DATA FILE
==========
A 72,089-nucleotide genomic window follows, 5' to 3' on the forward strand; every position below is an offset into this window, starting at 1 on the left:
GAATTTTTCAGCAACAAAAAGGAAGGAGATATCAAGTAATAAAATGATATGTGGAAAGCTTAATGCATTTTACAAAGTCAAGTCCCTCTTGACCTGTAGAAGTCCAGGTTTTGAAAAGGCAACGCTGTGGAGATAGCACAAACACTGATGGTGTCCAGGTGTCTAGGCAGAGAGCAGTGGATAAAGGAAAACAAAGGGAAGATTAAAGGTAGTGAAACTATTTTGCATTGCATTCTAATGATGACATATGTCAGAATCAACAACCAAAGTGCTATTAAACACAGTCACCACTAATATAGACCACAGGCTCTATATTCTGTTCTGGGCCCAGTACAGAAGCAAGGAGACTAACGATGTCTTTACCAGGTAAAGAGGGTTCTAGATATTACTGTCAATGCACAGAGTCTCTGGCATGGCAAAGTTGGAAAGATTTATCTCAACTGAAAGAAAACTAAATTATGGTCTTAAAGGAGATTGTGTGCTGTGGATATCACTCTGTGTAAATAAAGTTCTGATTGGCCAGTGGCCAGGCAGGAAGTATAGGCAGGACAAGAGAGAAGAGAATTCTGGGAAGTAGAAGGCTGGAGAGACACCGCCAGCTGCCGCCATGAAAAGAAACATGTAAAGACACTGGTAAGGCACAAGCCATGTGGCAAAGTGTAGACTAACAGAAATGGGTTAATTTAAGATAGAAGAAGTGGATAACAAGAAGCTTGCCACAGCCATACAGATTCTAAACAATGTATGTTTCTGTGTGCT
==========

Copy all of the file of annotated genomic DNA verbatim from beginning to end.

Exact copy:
A 72,089-nucleotide genomic window follows, 5' to 3' on the forward strand; every position below is an offset into this window, starting at 1 on the left:
GAATTTTTCAGCAACAAAAAGGAAGGAGATATCAAGTAATAAAATGATATGTGGAAAGCTTAATGCATTTTACAAAGTCAAGTCCCTCTTGACCTGTAGAAGTCCAGGTTTTGAAAAGGCAACGCTGTGGAGATAGCACAAACACTGATGGTGTCCAGGTGTCTAGGCAGAGAGCAGTGGATAAAGGAAAACAAAGGGAAGATTAAAGGTAGTGAAACTATTTTGCATTGCATTCTAATGATGACATATGTCAGAATCAACAACCAAAGTGCTATTAAACACAGTCACCACTAATATAGACCACAGGCTCTATATTCTGTTCTGGGCCCAGTACAGAAGCAAGGAGACTAACGATGTCTTTACCAGGTAAAGAGGGTTCTAGATATTACTGTCAATGCACAGAGTCTCTGGCATGGCAAAGTTGGAAAGATTTATCTCAACTGAAAGAAAACTAAATTATGGTCTTAAAGGAGATTGTGTGCTGTGGATATCACTCTGTGTAAATAAAGTTCTGATTGGCCAGTGGCCAGGCAGGAAGTATAGGCAGGACAAGAGAGAAGAGAATTCTGGGAAGTAGAAGGCTGGAGAGACACCGCCAGCTGCCGCCATGAAAAGAAACATGTAAAGACACTGGTAAGGCACAAGCCATGTGGCAAAGTGTAGACTAACAGAAATGGGTTAATTTAAGATAGAAGAAGTGGATAACAAGAAGCTTGCCACAGCCATACAGATTCTAAACAATGTATGTTTCTGTGTGCT